Without that, you have to pay a partner or your own people to do discovery manually for six months the old-fashioned way. You can spend less and run discovery tools for 30 days and get you 90% of what you really need. 

But you also have to accept you will not have all your features documented. That’s one of the reasons you’re probably moving to cloud — to modernize your app and make it better. You’re probably going to learn more after you migrate. There’s no way to learn everything.

Andy Warzon: One of the key things you can get with discovery tooling is the dependency mapping, especially across the network. You may not understand what every piece of code does, but you have to understand how the data is moving across the nodes and the network.

I hate seeing when folks don’t tackle that and then they take that fortress mindset to their network design. They just open everything up because they don’t know what’s talking to what. You want to wrap your head around that part of the problem so you can lock down security groups and network access as much as possible. And just make sure that that part is understood. 

Another thing is, instead of trying to understand what every bit of code is doing, establish your performance requirements for the migration. What is the key outcome you’re looking for? That will guide what sort of discovery you need to do in the application as you go.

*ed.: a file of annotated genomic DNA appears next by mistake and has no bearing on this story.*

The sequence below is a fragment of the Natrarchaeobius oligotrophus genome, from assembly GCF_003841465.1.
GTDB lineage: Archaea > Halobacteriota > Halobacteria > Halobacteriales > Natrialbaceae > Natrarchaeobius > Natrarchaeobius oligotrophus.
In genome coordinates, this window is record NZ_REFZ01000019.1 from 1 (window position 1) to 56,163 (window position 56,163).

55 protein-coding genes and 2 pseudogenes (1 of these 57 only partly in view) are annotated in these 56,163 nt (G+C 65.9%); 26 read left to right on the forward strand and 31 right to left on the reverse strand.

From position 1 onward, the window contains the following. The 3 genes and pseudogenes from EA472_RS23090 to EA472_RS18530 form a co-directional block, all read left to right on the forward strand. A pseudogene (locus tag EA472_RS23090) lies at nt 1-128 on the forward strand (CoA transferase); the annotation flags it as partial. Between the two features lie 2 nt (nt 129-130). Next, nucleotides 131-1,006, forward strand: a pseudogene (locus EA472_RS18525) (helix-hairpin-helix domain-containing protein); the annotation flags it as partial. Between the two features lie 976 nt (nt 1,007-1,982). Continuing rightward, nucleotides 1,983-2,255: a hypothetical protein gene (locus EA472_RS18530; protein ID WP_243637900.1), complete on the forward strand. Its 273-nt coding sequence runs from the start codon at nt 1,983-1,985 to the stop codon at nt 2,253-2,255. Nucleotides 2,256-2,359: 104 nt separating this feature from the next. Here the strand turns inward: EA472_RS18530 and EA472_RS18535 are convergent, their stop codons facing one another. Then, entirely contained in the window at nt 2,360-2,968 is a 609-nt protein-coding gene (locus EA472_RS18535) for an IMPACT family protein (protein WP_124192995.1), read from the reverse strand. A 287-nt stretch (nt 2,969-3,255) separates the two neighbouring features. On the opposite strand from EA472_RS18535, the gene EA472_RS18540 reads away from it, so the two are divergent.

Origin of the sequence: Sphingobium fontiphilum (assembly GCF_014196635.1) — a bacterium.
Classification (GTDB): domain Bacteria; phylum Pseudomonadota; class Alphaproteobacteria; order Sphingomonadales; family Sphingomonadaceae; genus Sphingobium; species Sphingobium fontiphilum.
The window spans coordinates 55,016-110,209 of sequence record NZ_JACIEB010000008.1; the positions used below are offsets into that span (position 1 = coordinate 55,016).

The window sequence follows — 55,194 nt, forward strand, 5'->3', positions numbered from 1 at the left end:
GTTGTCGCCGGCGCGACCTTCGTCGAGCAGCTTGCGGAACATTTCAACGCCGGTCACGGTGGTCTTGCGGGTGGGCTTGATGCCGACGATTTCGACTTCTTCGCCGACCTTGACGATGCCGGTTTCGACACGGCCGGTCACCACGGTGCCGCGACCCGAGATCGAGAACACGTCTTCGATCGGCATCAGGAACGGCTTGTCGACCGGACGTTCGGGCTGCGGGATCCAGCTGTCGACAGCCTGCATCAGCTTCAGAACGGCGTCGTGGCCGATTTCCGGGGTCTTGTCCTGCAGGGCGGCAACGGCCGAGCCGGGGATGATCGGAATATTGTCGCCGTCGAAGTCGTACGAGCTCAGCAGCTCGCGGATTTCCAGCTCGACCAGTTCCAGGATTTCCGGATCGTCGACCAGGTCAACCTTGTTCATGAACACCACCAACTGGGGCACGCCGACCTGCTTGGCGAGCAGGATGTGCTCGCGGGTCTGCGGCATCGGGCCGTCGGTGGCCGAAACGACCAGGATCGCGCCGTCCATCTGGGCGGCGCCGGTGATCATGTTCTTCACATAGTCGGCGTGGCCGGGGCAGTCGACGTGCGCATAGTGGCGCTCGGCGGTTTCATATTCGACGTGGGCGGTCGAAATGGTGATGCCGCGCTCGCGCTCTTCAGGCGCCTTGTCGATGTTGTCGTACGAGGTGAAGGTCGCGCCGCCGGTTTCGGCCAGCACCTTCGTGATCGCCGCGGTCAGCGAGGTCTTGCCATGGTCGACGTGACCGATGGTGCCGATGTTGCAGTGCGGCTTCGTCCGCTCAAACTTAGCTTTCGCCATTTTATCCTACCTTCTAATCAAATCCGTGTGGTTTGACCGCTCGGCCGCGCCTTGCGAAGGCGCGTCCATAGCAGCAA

Kacy Clarke: Discovery tools are very important and useful, but I would go beyond that and call out code-scanning tools — going in and understanding what’s going on.

How many stored procedures are associated with this. That’s a real bog down area for some. Oftentimes, I’ll bring in application performance management tools, like SignalFx or AppDynamics or something else in there. Discover all the different dependencies out there and what is it going to mean to latency and connectivity once you move your application. It could be data synchronization that’s going on that you didn’t expect. It could be reports that are going across database. Or DB Links. (God helps us.)

It’s not just looking at the application. Every application is a part of an ecosystem. And being able to trace all the connectivity so you understand what is really part of the ecosystem, because you may need to move a number of different applications together to make this work. So, discovery tools are essential, but don’t stop there. There are more questions to be asked.

John Wright: And don’t forget that you’re still running on hardware. There’s a server with a disk somewhere. These discovery tools will look at things like IOPS. Maybe you have a workload today that is just too latency sensitive to be moved the way it sits. Look at the app side, but also the hardware. You have to also look at those things as well from these discovery tools and a lot of on-prem monitoring things don’t capture enough of that type of information in regards to what’s in cloud.


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Are there nontechnical roles that also need a grasp on cloud to make a migration successful?